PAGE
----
But hey. No point in putting everyone through all that pain. Might as well put it out of its misery now.
Have you ever noticed how Republicans champion states rights until some states impose stricter controls over business than the federal government? (or until they want to select a President -- but that's another story.)?
The latest is an effort by Congressman Michael Oxley to take away states' ability to regulate the insurance industry. including workers compensation insurance. Oxley's bill
would force the states to adopt uniform standards and permit the market to determine insurance prices rather than have them determined by regulators as is generally the case now.
That is music to the ears of many of the biggest insurers. Once content with sluggish state regulation as long as it remained relatively lax, they have been campaigning for a single federal regulator to replace those in each of the states as competition with banks and mutual fund companies has intensified. The insurers say they want efficiency: one-stop shopping and quicker approval of new insurance and investment products. Their critics say that they want less regulation and that customers would suffer.
One force driving the initiative is a desire to end what Mr. Oxley called "the travesty of price controls" in the insurance industry by allowing the market to set prices. He said his changes would increase profits for an industry that has been lagging behind banking and other financial service businesses and would give customers more choices.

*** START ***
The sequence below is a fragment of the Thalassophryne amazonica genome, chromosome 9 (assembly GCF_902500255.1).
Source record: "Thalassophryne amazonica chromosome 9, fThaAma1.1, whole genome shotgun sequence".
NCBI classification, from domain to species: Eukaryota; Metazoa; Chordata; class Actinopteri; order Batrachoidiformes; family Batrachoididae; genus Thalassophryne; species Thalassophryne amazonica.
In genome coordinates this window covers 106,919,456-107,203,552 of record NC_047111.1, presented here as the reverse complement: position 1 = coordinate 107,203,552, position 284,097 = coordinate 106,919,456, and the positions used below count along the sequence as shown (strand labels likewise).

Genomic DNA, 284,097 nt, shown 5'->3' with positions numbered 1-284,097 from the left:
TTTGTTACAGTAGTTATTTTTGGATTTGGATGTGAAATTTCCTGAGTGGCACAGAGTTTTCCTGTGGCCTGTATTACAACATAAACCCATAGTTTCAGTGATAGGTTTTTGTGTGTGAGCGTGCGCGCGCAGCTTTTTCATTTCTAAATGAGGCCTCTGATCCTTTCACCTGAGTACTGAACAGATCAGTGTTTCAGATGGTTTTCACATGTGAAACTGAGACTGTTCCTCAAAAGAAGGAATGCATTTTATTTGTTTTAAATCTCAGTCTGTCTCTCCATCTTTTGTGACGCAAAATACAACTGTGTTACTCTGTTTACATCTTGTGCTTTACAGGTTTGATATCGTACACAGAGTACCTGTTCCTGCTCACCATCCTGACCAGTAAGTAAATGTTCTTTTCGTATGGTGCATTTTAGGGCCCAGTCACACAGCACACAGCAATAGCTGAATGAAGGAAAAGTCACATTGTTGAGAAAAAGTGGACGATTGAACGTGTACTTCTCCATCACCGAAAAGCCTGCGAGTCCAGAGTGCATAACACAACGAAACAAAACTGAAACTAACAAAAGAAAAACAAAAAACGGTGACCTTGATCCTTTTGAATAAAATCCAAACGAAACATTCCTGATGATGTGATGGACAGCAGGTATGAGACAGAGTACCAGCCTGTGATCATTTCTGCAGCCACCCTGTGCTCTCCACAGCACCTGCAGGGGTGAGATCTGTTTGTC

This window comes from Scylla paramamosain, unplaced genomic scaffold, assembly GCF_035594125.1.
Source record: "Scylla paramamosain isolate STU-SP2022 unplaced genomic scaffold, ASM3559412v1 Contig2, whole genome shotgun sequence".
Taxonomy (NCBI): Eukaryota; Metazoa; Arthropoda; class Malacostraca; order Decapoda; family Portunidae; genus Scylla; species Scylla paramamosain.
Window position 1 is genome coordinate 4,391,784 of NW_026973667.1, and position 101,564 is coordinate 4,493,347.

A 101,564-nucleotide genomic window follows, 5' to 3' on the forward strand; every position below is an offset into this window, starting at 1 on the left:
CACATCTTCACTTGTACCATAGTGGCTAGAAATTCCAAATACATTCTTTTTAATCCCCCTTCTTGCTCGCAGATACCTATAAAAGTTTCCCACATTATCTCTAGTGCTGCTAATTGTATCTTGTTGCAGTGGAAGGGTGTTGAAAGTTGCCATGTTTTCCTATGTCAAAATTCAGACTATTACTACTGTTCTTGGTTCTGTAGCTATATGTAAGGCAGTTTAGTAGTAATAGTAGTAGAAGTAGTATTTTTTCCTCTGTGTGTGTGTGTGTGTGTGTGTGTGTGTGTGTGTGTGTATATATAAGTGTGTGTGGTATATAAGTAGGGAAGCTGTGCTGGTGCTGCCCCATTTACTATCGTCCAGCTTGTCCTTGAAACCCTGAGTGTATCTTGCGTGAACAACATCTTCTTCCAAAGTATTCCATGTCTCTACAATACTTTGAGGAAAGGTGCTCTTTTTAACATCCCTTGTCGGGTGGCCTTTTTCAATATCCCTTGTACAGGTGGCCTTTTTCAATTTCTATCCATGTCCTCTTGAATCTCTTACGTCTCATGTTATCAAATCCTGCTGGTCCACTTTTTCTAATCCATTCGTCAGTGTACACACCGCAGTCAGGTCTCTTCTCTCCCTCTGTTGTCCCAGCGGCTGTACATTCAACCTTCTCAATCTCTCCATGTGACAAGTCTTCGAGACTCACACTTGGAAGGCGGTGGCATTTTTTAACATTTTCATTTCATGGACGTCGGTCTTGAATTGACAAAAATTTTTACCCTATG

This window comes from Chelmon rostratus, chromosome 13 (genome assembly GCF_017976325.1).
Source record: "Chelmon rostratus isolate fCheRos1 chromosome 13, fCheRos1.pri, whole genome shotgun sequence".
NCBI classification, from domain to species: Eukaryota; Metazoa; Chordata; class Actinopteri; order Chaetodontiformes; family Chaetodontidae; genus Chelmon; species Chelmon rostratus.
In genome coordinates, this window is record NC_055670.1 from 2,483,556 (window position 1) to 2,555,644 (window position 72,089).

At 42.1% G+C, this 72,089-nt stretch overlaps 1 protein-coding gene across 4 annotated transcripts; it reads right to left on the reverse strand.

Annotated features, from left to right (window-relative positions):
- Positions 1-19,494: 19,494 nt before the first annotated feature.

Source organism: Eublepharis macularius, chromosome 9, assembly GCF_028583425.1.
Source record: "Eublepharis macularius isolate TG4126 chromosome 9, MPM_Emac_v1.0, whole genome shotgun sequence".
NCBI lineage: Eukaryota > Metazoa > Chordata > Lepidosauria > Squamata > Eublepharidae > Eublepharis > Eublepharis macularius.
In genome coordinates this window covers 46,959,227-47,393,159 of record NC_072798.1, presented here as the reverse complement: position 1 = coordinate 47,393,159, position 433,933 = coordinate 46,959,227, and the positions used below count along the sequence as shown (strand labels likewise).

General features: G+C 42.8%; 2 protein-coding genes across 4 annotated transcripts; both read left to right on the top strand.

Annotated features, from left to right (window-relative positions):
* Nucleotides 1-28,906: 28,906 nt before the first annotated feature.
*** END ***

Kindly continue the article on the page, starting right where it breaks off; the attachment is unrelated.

Oxley's proposal is strongly opposed by the AFL-CIO and the Consumer Federation of America. According to the AFL-CIO's Rob McGarrah,
While many states have fairly weak insurance regulation, it's better than the total deregulation Oxley has proposed for the American Insurance Association.
Effective insurance rate regulation in Massachusetts and Virginia protected workers from benefit cuts this past year, but skyrocketing workers' compensation rates in Florida and California forced legislators to cut benefits, with Schwarzenegger demanding another $11 billion in benefit cuts by Friday or he'll again put his "jobs" initiative on the November ballot. (Since California deregulated workers' comp insurance in 1993 26 companies have gone bankrupt and rates soared 300% in the last 2 years) In New York, insurers are leading the opposition to our drive to increase the near-poverty $400 week benefit rate.
J. Robert Hunter, a former insurance regulator in Texas and now the director of insurance for the Consumer Federation of America says that
Americans are going to get ripped off. Insurance is not like other products. The policies are complex legal documents. Most people can't look at an insurance policy and tell whether they have a good one. It's hard to compare prices because coverage can vary greatly. You need someone looking out for the customer. The insurance companies aren't going to do that.